Nitrogen (N) and phosphorus (P) are the most important nutrients for crop production. The N contributes to the structural component, generic, and metabolic compounds in a plant cell. N is mainly an essential part of chlorophyll, the compound in the plants that is responsible for photosynthesis process. The plant can get its available nitrogen from the soil by mineralizing organic materials, fixed-N by bacteria, and nitrogen can be released from plant as residue decay. Soil minerals do not release an enough amount of nitrogen to support plant; therefore, fertilizing is necessary for high production. Phosphorous contributes in the complex of the nucleic acid structure of plants. The nucleic acid is essential in protein synthesis regulation; therefore, P is important in cell division and development of new plant tissue. P is one of the 17 essential nutrients for plant growth and related to complex energy transformations in the plant. In the past, growth in production and productivity of crops relied heavily on high-dose application of N and P fertilizers. However, continue adding those chemical fertilizers over time has bad results in diminishing returns regarding no improvement in crop productivity. Applying high doses of chemical fertilizers is a major factor in the climate change in terms of nitrous oxide gas as one of the greenhouse gas and eutrophication that happens because of P pollution in water streams. This chapter speaks about N and P use efficiency and how they are necessary for plant and environment.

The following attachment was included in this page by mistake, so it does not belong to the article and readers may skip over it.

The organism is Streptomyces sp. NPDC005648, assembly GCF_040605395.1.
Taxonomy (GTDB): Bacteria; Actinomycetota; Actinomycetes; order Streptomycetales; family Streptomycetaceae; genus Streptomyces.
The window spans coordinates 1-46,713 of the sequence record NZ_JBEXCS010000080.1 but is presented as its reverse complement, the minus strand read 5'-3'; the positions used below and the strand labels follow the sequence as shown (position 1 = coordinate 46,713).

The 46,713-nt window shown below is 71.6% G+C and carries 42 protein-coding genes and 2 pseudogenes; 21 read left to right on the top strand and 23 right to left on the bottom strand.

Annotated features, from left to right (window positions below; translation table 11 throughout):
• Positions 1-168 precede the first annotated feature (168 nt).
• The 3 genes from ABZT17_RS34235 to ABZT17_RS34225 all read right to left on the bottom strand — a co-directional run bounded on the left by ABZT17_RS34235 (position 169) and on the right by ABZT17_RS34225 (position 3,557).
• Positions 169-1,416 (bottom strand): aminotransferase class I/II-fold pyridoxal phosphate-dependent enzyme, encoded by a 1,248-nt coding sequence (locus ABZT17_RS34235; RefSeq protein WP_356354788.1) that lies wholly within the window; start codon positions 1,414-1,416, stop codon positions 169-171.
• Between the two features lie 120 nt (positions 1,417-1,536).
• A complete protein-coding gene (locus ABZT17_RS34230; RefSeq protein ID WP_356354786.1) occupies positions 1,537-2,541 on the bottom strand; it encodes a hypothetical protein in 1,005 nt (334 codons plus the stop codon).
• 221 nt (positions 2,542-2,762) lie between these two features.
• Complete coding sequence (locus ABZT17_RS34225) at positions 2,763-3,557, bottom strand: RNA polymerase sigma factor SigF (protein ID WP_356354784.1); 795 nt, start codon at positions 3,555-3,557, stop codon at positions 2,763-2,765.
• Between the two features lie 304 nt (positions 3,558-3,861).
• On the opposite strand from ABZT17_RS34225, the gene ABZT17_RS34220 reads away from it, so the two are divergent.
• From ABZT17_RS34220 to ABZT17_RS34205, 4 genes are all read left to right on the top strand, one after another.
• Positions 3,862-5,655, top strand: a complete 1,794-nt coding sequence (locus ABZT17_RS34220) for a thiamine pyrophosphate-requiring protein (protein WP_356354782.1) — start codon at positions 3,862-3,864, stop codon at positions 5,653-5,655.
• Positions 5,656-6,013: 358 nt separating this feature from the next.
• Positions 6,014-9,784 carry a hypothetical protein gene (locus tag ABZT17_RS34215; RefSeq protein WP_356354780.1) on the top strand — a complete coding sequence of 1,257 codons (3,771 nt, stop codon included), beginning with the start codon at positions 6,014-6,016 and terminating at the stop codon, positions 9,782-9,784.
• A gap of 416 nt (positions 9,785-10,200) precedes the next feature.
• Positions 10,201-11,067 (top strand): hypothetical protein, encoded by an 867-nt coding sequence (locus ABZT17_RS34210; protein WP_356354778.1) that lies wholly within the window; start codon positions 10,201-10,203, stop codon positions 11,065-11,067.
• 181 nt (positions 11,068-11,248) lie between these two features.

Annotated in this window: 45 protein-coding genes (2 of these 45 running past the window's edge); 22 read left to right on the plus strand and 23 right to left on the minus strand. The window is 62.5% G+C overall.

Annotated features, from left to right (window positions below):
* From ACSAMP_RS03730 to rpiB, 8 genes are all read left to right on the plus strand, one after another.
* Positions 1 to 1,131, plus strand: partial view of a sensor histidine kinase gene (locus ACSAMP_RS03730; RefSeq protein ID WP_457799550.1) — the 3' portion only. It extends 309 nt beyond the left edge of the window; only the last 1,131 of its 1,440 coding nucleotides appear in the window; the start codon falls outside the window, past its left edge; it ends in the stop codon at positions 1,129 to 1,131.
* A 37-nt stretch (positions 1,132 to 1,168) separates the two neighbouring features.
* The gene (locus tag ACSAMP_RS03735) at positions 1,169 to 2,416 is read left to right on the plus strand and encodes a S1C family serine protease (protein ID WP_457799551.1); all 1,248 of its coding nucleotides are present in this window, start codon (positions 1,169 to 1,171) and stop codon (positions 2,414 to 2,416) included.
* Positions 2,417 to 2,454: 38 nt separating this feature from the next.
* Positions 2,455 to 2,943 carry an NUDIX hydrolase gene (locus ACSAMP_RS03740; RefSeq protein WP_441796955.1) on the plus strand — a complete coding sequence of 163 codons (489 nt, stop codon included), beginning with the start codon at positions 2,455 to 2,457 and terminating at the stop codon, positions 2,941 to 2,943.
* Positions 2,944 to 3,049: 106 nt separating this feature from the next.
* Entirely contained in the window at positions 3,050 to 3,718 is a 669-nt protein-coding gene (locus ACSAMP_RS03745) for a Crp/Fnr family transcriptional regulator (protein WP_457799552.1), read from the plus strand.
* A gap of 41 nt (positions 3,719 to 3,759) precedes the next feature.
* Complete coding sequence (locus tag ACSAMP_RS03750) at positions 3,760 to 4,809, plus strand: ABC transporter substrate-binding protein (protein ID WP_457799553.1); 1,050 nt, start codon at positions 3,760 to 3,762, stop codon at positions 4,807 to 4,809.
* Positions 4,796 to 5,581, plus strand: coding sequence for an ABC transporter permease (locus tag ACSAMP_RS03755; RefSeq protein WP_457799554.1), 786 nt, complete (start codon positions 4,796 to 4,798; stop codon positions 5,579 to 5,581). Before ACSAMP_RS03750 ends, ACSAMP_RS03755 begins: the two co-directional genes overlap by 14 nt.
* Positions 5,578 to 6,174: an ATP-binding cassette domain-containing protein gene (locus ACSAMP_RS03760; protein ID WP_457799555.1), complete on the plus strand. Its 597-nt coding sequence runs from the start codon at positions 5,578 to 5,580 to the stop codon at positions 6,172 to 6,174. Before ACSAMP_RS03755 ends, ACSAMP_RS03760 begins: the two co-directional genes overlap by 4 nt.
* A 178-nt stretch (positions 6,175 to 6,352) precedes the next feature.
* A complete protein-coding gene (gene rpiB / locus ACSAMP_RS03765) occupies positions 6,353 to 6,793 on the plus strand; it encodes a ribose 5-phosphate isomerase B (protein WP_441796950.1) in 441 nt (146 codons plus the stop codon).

Part of the book: New Visions in Plant Science